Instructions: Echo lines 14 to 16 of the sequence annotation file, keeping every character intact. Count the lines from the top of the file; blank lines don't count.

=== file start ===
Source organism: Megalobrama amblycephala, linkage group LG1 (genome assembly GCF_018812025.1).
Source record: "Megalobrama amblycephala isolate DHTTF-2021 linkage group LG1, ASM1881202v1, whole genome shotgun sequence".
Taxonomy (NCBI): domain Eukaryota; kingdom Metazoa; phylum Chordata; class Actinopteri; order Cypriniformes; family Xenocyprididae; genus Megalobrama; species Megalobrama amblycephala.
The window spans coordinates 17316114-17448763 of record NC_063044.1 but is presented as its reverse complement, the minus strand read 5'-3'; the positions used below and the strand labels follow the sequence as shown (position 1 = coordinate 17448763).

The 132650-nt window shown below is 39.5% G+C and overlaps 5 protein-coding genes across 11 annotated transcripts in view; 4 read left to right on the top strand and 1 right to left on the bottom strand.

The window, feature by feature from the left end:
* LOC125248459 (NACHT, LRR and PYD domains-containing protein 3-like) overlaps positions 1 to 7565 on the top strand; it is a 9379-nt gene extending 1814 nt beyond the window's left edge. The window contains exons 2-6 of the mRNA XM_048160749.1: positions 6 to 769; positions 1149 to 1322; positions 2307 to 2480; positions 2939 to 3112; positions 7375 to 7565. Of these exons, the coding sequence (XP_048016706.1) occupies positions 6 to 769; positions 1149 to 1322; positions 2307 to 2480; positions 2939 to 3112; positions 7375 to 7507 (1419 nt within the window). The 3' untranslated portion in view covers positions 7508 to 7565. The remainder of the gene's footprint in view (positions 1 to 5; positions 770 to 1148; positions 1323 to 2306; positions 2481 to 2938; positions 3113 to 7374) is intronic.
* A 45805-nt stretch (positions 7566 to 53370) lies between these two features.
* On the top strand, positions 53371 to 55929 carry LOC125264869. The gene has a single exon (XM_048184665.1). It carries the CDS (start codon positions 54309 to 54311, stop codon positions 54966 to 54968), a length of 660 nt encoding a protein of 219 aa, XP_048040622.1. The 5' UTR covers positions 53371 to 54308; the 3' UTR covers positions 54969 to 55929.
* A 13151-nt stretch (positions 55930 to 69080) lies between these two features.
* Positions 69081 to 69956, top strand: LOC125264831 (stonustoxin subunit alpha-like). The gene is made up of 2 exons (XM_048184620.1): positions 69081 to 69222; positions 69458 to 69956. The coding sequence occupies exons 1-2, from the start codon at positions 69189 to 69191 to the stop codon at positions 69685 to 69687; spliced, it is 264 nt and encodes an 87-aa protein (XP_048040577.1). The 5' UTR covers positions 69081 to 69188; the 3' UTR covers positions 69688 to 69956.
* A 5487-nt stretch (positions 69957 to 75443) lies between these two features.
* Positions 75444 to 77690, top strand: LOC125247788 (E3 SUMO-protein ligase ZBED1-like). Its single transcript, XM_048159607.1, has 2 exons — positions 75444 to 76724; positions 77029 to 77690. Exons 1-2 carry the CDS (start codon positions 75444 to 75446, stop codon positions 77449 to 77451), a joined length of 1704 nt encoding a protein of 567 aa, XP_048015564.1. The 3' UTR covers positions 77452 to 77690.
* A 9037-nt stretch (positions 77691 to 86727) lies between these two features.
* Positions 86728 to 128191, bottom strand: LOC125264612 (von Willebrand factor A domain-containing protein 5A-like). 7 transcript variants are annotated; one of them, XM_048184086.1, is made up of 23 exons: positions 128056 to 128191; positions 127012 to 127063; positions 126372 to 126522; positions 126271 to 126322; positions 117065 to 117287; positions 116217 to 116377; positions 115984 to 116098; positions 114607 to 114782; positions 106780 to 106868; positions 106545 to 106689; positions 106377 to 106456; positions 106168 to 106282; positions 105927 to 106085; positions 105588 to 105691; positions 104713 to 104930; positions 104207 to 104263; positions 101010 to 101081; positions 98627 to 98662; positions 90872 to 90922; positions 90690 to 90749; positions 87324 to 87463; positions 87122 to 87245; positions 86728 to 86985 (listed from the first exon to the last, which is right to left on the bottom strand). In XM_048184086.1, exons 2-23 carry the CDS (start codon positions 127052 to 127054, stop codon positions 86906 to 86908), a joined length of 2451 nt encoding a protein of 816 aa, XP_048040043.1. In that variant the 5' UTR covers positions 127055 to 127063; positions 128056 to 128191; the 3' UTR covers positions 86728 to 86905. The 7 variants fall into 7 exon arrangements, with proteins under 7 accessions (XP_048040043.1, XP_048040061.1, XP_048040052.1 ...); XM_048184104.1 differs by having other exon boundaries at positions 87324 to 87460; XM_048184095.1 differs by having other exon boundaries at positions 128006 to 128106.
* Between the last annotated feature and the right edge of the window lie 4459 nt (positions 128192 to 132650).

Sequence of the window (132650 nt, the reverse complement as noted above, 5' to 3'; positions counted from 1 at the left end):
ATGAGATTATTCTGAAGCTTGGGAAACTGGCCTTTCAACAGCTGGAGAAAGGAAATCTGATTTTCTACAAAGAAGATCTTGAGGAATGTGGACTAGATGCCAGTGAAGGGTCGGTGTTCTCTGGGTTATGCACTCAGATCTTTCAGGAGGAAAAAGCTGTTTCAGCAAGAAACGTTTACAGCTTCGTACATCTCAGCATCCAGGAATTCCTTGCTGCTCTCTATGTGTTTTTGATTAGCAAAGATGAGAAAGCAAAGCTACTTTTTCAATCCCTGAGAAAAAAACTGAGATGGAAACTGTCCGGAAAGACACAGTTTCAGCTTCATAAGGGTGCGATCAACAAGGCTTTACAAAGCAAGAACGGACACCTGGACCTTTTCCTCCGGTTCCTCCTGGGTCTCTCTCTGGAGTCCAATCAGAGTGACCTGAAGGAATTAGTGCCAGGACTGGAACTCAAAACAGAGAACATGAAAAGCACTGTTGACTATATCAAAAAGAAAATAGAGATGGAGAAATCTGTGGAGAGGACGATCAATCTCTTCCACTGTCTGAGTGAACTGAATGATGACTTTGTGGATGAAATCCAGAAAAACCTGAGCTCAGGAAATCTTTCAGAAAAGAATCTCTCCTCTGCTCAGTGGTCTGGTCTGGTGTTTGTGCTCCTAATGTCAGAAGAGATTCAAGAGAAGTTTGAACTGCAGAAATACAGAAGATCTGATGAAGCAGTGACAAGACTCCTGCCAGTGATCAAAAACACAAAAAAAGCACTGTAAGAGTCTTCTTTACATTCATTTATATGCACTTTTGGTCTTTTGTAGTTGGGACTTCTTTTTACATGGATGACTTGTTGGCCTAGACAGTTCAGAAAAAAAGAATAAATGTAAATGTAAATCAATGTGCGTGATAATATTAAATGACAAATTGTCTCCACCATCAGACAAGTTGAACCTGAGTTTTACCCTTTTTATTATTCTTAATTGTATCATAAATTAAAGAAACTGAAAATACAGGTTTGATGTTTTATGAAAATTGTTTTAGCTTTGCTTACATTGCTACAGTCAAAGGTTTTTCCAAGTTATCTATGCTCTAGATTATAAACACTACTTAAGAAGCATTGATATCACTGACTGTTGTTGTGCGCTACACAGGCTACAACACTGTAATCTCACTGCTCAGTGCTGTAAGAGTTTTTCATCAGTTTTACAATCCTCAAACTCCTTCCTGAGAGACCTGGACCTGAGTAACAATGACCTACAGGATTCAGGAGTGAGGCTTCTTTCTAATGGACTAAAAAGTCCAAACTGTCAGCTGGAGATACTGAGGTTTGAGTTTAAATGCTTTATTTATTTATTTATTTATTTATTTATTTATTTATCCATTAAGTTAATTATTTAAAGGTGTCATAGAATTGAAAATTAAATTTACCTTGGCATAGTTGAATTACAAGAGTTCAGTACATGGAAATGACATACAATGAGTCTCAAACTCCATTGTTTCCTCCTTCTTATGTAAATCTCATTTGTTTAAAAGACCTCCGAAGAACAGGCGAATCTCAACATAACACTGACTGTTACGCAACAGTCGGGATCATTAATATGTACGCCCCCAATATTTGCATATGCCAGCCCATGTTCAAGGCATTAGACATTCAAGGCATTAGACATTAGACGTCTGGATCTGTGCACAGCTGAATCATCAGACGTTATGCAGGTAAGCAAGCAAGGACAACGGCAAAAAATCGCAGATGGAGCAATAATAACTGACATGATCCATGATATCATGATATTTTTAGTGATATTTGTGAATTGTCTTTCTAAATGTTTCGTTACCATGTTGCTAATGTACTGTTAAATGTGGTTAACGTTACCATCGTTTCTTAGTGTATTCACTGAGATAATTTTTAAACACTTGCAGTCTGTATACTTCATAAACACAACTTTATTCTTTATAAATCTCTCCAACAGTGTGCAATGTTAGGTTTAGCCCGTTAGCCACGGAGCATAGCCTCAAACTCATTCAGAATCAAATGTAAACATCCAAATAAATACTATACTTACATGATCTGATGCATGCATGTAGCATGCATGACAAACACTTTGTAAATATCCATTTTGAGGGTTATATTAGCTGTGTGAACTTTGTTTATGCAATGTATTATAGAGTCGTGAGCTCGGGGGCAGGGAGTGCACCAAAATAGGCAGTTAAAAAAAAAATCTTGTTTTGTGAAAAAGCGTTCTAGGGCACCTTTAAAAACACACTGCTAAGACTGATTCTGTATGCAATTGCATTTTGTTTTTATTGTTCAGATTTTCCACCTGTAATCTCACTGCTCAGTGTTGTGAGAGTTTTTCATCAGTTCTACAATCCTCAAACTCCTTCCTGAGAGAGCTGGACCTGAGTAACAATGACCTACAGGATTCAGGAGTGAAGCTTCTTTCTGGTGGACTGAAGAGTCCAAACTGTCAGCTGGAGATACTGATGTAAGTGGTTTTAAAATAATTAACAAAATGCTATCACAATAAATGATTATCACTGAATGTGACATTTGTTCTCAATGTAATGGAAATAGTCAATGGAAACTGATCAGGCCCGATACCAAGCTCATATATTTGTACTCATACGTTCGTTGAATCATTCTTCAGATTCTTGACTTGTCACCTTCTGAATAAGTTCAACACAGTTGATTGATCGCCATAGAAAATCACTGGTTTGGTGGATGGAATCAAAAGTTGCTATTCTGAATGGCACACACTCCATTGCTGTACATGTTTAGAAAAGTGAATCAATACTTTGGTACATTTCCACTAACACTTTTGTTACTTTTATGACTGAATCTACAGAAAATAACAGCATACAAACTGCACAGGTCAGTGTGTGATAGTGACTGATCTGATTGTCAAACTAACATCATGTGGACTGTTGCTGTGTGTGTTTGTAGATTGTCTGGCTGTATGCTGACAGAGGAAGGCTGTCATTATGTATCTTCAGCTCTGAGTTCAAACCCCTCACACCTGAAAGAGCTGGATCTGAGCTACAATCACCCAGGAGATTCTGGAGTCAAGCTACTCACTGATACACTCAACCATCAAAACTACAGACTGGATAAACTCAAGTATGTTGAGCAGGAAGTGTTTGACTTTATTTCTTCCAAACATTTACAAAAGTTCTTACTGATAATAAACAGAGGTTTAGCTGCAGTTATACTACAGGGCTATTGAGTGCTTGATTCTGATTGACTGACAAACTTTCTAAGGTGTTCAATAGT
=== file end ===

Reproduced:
* A 9037-nt stretch (positions 77691 to 86727) lies between these two features.
* Positions 86728 to 128191, bottom strand: LOC125264612 (von Willebrand factor A domain-containing protein 5A-like). 7 transcript variants are annotated; one of them, XM_048184086.1, is made up of 23 exons: positions 128056 to 128191; positions 127012 to 127063; positions 126372 to 126522; positions 126271 to 126322; positions 117065 to 117287; positions 116217 to 116377; positions 115984 to 116098; positions 114607 to 114782; positions 106780 to 106868; positions 106545 to 106689; positions 106377 to 106456; positions 106168 to 106282; positions 105927 to 106085; positions 105588 to 105691; positions 104713 to 104930; positions 104207 to 104263; positions 101010 to 101081; positions 98627 to 98662; positions 90872 to 90922; positions 90690 to 90749; positions 87324 to 87463; positions 87122 to 87245; positions 86728 to 86985 (listed from the first exon to the last, which is right to left on the bottom strand). In XM_048184086.1, exons 2-23 carry the CDS (start codon positions 127052 to 127054, stop codon positions 86906 to 86908), a joined length of 2451 nt encoding a protein of 816 aa, XP_048040043.1. In that variant the 5' UTR covers positions 127055 to 127063; positions 128056 to 128191; the 3' UTR covers positions 86728 to 86905. The 7 variants fall into 7 exon arrangements, with proteins under 7 accessions (XP_048040043.1, XP_048040061.1, XP_048040052.1 ...); XM_048184104.1 differs by having other exon boundaries at positions 87324 to 87460; XM_048184095.1 differs by having other exon boundaries at positions 128006 to 128106.
* Between the last annotated feature and the right edge of the window lie 4459 nt (positions 128192 to 132650).